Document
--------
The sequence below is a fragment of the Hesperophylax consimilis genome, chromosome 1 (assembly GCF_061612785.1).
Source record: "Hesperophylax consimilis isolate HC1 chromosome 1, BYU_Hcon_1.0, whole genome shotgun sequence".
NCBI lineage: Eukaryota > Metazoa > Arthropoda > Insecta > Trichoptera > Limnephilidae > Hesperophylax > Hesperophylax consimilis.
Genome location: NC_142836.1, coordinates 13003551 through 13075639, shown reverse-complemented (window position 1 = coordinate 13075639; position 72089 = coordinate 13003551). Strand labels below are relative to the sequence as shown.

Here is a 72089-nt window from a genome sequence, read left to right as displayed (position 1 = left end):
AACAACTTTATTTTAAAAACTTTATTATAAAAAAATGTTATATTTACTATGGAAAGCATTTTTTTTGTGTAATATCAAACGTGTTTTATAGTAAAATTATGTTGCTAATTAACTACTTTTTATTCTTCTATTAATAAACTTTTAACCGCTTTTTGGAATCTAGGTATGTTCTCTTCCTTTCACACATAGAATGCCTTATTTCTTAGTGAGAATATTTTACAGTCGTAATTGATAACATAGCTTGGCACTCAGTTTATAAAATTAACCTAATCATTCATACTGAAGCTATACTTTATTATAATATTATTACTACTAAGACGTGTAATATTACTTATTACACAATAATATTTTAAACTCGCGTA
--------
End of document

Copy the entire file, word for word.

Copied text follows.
The sequence below is a fragment of the Hesperophylax consimilis genome, chromosome 1 (assembly GCF_061612785.1).
Source record: "Hesperophylax consimilis isolate HC1 chromosome 1, BYU_Hcon_1.0, whole genome shotgun sequence".
NCBI lineage: Eukaryota > Metazoa > Arthropoda > Insecta > Trichoptera > Limnephilidae > Hesperophylax > Hesperophylax consimilis.
Genome location: NC_142836.1, coordinates 13003551 through 13075639, shown reverse-complemented (window position 1 = coordinate 13075639; position 72089 = coordinate 13003551). Strand labels below are relative to the sequence as shown.

Here is a 72089-nt window from a genome sequence, read left to right as displayed (position 1 = left end):
AACAACTTTATTTTAAAAACTTTATTATAAAAAAATGTTATATTTACTATGGAAAGCATTTTTTTTGTGTAATATCAAACGTGTTTTATAGTAAAATTATGTTGCTAATTAACTACTTTTTATTCTTCTATTAATAAACTTTTAACCGCTTTTTGGAATCTAGGTATGTTCTCTTCCTTTCACACATAGAATGCCTTATTTCTTAGTGAGAATATTTTACAGTCGTAATTGATAACATAGCTTGGCACTCAGTTTATAAAATTAACCTAATCATTCATACTGAAGCTATACTTTATTATAATATTATTACTACTAAGACGTGTAATATTACTTATTACACAATAATATTTTAAACTCGCGTA